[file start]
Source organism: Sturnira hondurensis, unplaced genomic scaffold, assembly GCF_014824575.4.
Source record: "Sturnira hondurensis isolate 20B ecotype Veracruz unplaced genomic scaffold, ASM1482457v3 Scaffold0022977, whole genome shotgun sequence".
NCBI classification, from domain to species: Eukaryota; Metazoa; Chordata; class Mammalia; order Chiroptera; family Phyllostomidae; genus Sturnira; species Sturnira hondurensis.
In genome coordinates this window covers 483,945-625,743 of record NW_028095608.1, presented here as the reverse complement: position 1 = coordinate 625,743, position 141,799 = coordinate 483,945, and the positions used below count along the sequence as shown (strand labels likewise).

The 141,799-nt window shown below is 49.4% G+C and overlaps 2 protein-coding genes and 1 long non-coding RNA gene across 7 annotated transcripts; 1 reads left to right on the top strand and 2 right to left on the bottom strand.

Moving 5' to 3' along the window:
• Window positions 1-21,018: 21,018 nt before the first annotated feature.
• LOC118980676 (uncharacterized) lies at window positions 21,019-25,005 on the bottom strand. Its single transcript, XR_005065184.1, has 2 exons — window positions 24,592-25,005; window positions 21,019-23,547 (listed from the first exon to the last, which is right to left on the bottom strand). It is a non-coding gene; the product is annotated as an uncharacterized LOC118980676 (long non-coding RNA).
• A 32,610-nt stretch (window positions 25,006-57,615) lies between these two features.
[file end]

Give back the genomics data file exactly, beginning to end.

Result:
Source organism: Sturnira hondurensis, unplaced genomic scaffold, assembly GCF_014824575.4.
Source record: "Sturnira hondurensis isolate 20B ecotype Veracruz unplaced genomic scaffold, ASM1482457v3 Scaffold0022977, whole genome shotgun sequence".
NCBI classification, from domain to species: Eukaryota; Metazoa; Chordata; class Mammalia; order Chiroptera; family Phyllostomidae; genus Sturnira; species Sturnira hondurensis.
In genome coordinates this window covers 483,945-625,743 of record NW_028095608.1, presented here as the reverse complement: position 1 = coordinate 625,743, position 141,799 = coordinate 483,945, and the positions used below count along the sequence as shown (strand labels likewise).

The 141,799-nt window shown below is 49.4% G+C and overlaps 2 protein-coding genes and 1 long non-coding RNA gene across 7 annotated transcripts; 1 reads left to right on the top strand and 2 right to left on the bottom strand.

Moving 5' to 3' along the window:
• Window positions 1-21,018: 21,018 nt before the first annotated feature.
• LOC118980676 (uncharacterized) lies at window positions 21,019-25,005 on the bottom strand. Its single transcript, XR_005065184.1, has 2 exons — window positions 24,592-25,005; window positions 21,019-23,547 (listed from the first exon to the last, which is right to left on the bottom strand). It is a non-coding gene; the product is annotated as an uncharacterized LOC118980676 (long non-coding RNA).
• A 32,610-nt stretch (window positions 25,006-57,615) lies between these two features.